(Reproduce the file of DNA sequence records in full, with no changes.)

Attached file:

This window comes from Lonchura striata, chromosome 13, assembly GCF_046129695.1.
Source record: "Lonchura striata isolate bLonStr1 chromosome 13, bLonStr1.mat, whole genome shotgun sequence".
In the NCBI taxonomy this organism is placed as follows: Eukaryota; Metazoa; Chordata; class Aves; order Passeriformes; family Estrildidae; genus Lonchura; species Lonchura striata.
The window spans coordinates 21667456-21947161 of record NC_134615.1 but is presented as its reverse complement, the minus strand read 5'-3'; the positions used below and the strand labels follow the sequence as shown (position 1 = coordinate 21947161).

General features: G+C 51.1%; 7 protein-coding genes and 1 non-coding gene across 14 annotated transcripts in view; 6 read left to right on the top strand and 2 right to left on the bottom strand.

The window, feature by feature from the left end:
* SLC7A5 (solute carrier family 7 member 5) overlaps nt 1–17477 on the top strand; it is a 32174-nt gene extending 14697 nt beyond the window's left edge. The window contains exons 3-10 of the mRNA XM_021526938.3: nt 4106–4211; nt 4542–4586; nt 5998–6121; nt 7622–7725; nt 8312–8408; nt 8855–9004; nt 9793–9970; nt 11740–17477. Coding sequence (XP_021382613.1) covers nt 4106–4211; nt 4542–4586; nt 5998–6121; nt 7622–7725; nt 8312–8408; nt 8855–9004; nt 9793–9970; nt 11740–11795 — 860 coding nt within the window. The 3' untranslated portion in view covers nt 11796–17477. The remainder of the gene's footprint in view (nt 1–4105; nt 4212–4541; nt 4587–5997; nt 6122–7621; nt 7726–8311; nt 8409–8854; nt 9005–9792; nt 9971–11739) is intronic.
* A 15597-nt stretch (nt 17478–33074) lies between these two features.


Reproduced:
This window comes from Lonchura striata, chromosome 13, assembly GCF_046129695.1.
Source record: "Lonchura striata isolate bLonStr1 chromosome 13, bLonStr1.mat, whole genome shotgun sequence".
In the NCBI taxonomy this organism is placed as follows: Eukaryota; Metazoa; Chordata; class Aves; order Passeriformes; family Estrildidae; genus Lonchura; species Lonchura striata.
The window spans coordinates 21667456-21947161 of record NC_134615.1 but is presented as its reverse complement, the minus strand read 5'-3'; the positions used below and the strand labels follow the sequence as shown (position 1 = coordinate 21947161).

General features: G+C 51.1%; 7 protein-coding genes and 1 non-coding gene across 14 annotated transcripts in view; 6 read left to right on the top strand and 2 right to left on the bottom strand.

The window, feature by feature from the left end:
* SLC7A5 (solute carrier family 7 member 5) overlaps nt 1–17477 on the top strand; it is a 32174-nt gene extending 14697 nt beyond the window's left edge. The window contains exons 3-10 of the mRNA XM_021526938.3: nt 4106–4211; nt 4542–4586; nt 5998–6121; nt 7622–7725; nt 8312–8408; nt 8855–9004; nt 9793–9970; nt 11740–17477. Coding sequence (XP_021382613.1) covers nt 4106–4211; nt 4542–4586; nt 5998–6121; nt 7622–7725; nt 8312–8408; nt 8855–9004; nt 9793–9970; nt 11740–11795 — 860 coding nt within the window. The 3' untranslated portion in view covers nt 11796–17477. The remainder of the gene's footprint in view (nt 1–4105; nt 4212–4541; nt 4587–5997; nt 6122–7621; nt 7726–8311; nt 8409–8854; nt 9005–9792; nt 9971–11739) is intronic.
* A 15597-nt stretch (nt 17478–33074) lies between these two features.